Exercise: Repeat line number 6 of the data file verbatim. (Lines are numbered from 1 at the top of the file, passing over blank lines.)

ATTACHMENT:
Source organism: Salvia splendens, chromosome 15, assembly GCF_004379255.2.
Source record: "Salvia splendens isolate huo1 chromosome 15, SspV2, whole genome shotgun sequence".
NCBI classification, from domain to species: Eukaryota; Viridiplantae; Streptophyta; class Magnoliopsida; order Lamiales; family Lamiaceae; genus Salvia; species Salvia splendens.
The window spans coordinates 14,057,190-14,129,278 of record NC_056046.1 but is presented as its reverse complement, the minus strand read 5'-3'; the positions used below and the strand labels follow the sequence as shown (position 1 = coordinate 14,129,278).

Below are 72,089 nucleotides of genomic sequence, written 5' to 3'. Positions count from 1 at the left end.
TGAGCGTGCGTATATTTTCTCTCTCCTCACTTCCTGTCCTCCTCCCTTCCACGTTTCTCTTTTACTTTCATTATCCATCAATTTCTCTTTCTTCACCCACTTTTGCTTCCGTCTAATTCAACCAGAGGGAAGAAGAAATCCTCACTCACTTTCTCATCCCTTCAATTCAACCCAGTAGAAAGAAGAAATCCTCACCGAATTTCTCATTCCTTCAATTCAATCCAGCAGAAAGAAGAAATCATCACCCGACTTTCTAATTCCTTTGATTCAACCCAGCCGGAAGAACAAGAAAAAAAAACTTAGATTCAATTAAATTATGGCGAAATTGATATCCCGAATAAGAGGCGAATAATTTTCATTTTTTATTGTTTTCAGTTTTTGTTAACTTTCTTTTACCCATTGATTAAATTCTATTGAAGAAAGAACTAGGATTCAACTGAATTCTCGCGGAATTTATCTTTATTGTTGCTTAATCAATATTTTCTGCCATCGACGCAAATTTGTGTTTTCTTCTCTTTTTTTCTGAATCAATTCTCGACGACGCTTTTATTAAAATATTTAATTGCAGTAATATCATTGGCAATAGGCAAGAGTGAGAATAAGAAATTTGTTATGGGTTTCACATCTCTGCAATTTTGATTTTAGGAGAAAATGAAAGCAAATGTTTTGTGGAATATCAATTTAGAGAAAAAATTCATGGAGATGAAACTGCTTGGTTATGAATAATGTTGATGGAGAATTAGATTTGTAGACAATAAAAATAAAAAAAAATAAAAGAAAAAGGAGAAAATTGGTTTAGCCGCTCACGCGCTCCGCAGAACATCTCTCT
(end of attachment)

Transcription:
TGAGCGTGCGTATATTTTCTCTCTCCTCACTTCCTGTCCTCCTCCCTTCCACGTTTCTCTTTTACTTTCATTATCCATCAATTTCTCTTTCTTCACCCACTTTTGCTTCCGTCTAATTCAACCAGAGGGAAGAAGAAATCCTCACTCACTTTCTCATCCCTTCAATTCAACCCAGTAGAAAGAAGAAATCCTCACCGAATTTCTCATTCCTTCAATTCAATCCAGCAGAAAGAAGAAATCATCACCCGACTTTCTAATTCCTTTGATTCAACCCAGCCGGAAGAACAAGAAAAAAAAACTTAGATTCAATTAAATTATGGCGAAATTGATATCCCGAATAAGAGGCGAATAATTTTCATTTTTTATTGTTTTCAGTTTTTGTTAACTTTCTTTTACCCATTGATTAAATTCTATTGAAGAAAGAACTAGGATTCAACTGAATTCTCGCGGAATTTATCTTTATTGTTGCTTAATCAATATTTTCTGCCATCGACGCAAATTTGTGTTTTCTTCTCTTTTTTTCTGAATCAATTCTCGACGACGCTTTTATTAAAATATTTAATTGCAGTAATATCATTGGCAATAGGCAAGAGTGAGAATAAGAAATTTGTTATGGGTTTCACATCTCTGCAATTTTGATTTTAGGAGAAAATGAAAGCAAATGTTTTGTGGAATATCAATTTAGAGAAAAAATTCATGGAGATGAAACTGCTTGGTTATGAATAATGTTGATGGAGAATTAGATTTGTAGACAATAAAAATAAAAAAAAATAAAAGAAAAAGGAGAAAATTGGTTTAGCCGCTCACGCGCTCCGCAGAACATCTCTCT